So, with the rare exception of when Joe Rogan has hosted an actual left-wing thinker, why does this group’s output remain 100% trash? The following statement encapsulates it well:
I have discussed this guy before. So have others. The man is a professional victim from a wildly privileged background, who of course now has a podcast and is in the business of monetizing white grievance, just like the rest of the IDW.
Every element of this tweet is rooted in ignorance and alt-right style sensationalism, which is standard for proclamations made by IDW figures. The very first parenthetical includes the usage of “wokeness” as a pejorative, which is an alt-right appropriation of a term that originated in Black activism. If you deliberately use alt-right appropriations of African-American Vernacular English as a means of disparaging the struggle for justice, then you are in fact not a leftist. You are not an ally to the left, and you are doing something that racist right-wingers do as a means of supporting white supremacy. You are no different than Rush Limbaugh and his decades-long quest against “political correctness.” You are engaging in and enabling racist rhetoric. If we subject this to a Kendian analysis, where an action is either racist or antiracist, it’s not hard to determine where boosting alt-right racist rhetoric falls on that axis.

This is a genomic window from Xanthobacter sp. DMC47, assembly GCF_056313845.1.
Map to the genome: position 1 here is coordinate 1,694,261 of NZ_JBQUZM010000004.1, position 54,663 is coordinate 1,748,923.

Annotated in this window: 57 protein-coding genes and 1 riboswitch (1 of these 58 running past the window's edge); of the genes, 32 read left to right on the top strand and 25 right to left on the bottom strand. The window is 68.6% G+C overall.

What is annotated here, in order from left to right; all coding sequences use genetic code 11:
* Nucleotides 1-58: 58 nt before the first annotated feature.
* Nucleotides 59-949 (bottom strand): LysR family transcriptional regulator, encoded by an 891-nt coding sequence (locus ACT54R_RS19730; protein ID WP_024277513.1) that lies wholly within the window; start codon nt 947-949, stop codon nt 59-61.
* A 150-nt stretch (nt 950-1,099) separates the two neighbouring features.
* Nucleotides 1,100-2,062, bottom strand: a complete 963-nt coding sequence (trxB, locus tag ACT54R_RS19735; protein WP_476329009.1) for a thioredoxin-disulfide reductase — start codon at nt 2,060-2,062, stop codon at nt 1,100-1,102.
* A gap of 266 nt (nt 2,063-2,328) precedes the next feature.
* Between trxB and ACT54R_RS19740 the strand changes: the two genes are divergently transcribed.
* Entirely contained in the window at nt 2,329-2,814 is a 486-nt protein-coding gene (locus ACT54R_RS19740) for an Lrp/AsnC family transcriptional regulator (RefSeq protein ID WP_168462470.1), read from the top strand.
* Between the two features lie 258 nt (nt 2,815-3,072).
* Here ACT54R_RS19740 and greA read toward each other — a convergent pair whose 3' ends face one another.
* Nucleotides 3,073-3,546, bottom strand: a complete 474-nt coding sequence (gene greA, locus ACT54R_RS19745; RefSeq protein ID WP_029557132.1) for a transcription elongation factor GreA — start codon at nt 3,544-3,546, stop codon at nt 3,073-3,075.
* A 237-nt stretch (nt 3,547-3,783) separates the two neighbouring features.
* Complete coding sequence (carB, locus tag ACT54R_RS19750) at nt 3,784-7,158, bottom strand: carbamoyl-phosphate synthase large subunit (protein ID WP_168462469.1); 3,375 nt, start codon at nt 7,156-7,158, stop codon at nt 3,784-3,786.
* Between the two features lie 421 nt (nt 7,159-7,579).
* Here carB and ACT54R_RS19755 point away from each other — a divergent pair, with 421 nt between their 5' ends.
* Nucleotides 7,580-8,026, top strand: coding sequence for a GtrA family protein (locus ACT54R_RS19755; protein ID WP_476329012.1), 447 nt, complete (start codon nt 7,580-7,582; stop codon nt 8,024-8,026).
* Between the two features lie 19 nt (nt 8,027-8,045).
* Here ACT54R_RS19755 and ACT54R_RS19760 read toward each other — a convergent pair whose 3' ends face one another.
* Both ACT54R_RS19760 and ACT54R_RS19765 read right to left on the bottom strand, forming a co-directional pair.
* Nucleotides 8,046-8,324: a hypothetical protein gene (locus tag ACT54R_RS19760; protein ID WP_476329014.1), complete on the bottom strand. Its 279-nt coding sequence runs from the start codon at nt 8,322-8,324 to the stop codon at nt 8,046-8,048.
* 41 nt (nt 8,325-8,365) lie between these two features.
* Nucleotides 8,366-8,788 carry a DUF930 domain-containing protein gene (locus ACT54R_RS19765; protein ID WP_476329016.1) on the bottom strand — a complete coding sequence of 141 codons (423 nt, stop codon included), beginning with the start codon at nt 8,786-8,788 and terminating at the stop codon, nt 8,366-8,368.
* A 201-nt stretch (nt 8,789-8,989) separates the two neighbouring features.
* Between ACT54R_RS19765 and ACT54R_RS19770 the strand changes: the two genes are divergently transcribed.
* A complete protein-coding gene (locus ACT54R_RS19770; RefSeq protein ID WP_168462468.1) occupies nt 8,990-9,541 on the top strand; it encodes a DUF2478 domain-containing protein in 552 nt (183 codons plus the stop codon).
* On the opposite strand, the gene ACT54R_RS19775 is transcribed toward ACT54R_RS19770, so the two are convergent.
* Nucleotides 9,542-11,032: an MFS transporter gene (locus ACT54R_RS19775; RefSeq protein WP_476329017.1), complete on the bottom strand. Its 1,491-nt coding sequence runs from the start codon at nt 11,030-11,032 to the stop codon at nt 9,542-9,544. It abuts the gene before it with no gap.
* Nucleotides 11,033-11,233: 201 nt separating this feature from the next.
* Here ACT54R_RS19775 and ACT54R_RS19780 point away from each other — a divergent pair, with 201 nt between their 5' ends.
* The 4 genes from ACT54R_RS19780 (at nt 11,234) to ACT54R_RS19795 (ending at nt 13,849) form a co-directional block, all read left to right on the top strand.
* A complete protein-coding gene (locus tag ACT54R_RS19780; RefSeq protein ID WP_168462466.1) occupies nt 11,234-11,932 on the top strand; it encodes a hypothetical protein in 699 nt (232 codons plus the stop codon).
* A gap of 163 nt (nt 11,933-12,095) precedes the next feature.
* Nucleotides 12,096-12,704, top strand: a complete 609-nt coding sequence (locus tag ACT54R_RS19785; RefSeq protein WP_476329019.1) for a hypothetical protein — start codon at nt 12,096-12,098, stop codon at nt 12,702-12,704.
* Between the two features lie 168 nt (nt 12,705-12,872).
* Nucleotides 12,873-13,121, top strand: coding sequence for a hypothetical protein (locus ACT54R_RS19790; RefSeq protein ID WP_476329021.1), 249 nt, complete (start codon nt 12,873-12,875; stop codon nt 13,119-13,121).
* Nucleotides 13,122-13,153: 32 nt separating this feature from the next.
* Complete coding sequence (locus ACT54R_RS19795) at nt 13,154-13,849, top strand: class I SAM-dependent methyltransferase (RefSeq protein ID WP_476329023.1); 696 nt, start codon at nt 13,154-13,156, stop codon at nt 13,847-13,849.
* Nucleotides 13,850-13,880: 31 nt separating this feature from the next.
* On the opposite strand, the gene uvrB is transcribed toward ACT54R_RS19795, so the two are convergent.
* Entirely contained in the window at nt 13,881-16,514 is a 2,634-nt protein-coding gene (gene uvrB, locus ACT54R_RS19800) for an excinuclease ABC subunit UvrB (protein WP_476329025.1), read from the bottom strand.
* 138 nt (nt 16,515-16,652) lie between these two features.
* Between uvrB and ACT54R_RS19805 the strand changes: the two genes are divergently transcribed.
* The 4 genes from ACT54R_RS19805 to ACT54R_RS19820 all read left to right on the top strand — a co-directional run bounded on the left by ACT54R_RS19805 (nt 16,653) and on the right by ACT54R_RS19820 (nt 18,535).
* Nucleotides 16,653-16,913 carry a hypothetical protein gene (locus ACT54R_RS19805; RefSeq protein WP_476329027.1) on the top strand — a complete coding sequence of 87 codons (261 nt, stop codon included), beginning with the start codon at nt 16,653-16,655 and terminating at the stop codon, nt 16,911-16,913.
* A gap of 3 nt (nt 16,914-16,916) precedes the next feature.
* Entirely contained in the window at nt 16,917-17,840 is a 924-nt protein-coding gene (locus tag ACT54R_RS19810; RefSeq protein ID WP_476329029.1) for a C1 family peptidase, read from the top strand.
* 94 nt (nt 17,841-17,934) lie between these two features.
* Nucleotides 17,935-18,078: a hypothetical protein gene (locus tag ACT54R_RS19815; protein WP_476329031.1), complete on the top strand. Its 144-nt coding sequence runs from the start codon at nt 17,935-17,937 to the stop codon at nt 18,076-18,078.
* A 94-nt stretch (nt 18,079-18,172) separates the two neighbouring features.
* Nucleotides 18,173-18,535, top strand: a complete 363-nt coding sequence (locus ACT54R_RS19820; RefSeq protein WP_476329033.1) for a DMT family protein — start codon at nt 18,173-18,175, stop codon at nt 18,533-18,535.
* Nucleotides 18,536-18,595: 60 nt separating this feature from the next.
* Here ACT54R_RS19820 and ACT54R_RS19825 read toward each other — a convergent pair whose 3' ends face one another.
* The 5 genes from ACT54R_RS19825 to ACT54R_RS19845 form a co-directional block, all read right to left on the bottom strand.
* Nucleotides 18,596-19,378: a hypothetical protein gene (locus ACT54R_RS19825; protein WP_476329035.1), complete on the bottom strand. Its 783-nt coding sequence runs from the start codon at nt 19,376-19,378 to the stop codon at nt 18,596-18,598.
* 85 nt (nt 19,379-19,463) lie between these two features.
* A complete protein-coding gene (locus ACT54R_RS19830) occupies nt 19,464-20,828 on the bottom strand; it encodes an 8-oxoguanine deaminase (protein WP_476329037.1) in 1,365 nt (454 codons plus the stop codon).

It is one thing to argue against equality of outcome in the context of a racist world, but it is quite another to employ racist rhetoric while arguing against equality of outcome in a racist world. This very act of supporting racism, of actively engaging in cultural appropriation and the disparagement of Black activism, explicitly opposes equality, both of opportunity and of outcome. It is anti-antiracist in that it adds to the reactionary counter-current that swells in opposition to calls for the dismantling of white supremacy. If you wish to argue against equality of outcome, it is best to do so neutrally, without disparaging the very activists arguing for Black people to have the opportunity to pursue life, liberty, and happiness equally under the law, which is of course impossible when racist law enforcement leads to decidedly unequal opportunities and outcomes in all three of these categories.